While most breweries craft their chrome cask magic in isolated rooms or behind panes of glass, at Hopsters—which sits at the gateway to The Seaport—the beer is brewed right there in the taproom. What’s more, they let you do the brewing yourself. Just 20 years ago, The Seaport was a little more than a vast parking lot, a grey landscape dotted with rotting piers, rusting scrap metal and decaying industrial warehouses. Today, glass high-rises stand on what were once mud flats and long brick warehouses are now filled with the flip-flops and laptops of Boston’s tech industry. Hopsters is an unlikely symbol of the district’s past, present and future.
The traditional craft brewery deals in small batches, specialized recipes and unique brewing techniques, but Hopsters takes this idea a step further: Their batches are about 70 bottles small, and their recipes vary based on your individual taste, because at Hopsters, you can brew the beer yourself. The fun starts a few steps above and behind the taproom, where about a dozen small ‘kettles’ face each other, the warm light from large lamps glinting off the chrome lids.
With the help of a Hopsters brewer, you choose from a book of their signature styles—nut browns, porters, IPAs, you name it—to determine what kind beer you’ll be brewing. Next you select the malt (dried wheat kernels) based on how light or dark you want your beer to taste. If you’re not certain what flavor you want, just pop a kernel in your mouth and crunch away: it’ll taste startlingly like beer. You grind the malts, pour them into a mesh bag, then its over to the kettle where you raise and lower the malt bag in heated water, exactly like dropping a tea bag into a porcelain cup.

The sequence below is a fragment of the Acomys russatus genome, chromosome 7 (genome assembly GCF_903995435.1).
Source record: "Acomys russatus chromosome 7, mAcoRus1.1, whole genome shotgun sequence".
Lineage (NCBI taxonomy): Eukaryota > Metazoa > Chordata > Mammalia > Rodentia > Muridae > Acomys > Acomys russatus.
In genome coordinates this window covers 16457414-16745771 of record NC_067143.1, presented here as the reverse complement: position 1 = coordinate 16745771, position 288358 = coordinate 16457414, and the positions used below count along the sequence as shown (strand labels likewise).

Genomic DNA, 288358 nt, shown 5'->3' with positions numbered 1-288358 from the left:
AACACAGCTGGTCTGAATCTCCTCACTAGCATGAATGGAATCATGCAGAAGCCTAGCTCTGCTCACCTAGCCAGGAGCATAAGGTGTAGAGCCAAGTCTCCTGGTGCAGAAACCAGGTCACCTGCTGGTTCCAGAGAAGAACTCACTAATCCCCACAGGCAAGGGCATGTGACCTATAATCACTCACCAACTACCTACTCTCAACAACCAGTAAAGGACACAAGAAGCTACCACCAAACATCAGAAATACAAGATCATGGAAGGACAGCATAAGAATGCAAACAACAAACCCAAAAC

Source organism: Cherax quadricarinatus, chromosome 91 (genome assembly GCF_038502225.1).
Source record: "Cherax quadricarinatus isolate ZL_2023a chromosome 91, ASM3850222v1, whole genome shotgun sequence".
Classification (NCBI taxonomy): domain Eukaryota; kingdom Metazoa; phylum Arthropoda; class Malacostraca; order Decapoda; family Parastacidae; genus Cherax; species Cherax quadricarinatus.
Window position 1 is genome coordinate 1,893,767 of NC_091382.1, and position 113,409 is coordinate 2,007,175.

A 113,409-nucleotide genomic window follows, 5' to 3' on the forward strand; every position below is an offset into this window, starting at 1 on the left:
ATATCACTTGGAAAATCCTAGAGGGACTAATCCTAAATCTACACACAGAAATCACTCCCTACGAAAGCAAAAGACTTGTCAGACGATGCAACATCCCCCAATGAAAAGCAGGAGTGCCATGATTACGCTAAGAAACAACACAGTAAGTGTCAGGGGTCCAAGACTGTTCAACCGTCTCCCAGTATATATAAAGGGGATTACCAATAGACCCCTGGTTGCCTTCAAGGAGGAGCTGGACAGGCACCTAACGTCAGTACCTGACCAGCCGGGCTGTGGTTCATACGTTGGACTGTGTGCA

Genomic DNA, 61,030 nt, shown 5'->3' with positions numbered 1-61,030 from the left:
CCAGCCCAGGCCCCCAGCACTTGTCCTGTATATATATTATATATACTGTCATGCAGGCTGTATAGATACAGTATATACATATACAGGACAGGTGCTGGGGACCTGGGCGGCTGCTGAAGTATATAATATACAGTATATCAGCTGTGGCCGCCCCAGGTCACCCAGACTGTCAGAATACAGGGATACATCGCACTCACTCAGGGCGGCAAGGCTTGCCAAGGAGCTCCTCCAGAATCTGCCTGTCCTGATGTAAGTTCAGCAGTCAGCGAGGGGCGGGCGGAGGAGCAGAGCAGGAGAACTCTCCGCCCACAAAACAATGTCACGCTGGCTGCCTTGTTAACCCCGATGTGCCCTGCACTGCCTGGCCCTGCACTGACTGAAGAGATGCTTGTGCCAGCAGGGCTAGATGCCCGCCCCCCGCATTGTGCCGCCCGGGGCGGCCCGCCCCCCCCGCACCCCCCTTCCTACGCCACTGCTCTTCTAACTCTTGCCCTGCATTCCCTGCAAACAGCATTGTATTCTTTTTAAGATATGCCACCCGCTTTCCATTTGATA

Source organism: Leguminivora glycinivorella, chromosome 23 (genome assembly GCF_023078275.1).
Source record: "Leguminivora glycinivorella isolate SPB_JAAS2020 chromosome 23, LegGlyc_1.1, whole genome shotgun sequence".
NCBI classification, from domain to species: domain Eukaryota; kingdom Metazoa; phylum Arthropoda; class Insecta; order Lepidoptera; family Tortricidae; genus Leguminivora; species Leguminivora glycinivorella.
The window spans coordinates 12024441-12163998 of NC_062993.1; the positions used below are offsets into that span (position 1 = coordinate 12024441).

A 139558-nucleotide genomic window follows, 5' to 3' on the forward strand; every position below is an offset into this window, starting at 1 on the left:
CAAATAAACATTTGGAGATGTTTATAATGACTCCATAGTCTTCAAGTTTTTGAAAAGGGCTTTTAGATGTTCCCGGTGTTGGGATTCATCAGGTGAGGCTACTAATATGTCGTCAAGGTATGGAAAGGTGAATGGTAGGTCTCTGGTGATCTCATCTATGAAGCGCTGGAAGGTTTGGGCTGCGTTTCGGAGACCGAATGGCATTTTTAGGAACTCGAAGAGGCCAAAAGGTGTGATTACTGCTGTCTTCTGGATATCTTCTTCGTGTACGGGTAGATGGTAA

Throughout the process, the Hopsters brewer expertly guides you through the steps and explains the significance of each ingredient, from the scents each hop variety will add to the beer, to the effect on flavor based on when in the brewing process those hops are added. In the end though, which ingredients you choose, when you add them—and the resulting flavors, colors and scents—are entirely yours to decide.
The brewing process takes two to three hours, and Hopsters has a salty menu full of American and New England classics, along with a full draught lineup of (officially brewed) signature Hopsters beers that will keep you full and refreshed throughout. Your beer will need about two weeks to ferment, at which point you’ll return to bottle and take home your creation.
From Truffles to Robots
Boston has loads of options for people who love to make things, from truffles to sensor-equipped robots. Boston Chocolate School holds a Saturday truffle workshop at the Financial District’s Elephant & Castle pub. Eataly, the emporium for all things and flavors Italian, offers loads of foodmaking classes, and their ‘Back to Basics’ fresh pasta demos are outstanding. Tweak your sneakers with artwork and textiles at Converse Ink Bar and Blank Canvas, so that your footwear becomes truly unique. Learn to use a potter’s wheel at The Clayroom, then make and paint your own pottery: Why not craft a jug from which you can pour the beer you made at Hopsters? Finally Artisan’s Asylum is a non-profit community workshop in Somerville where you can make pretty much anything you can imagine (including robots).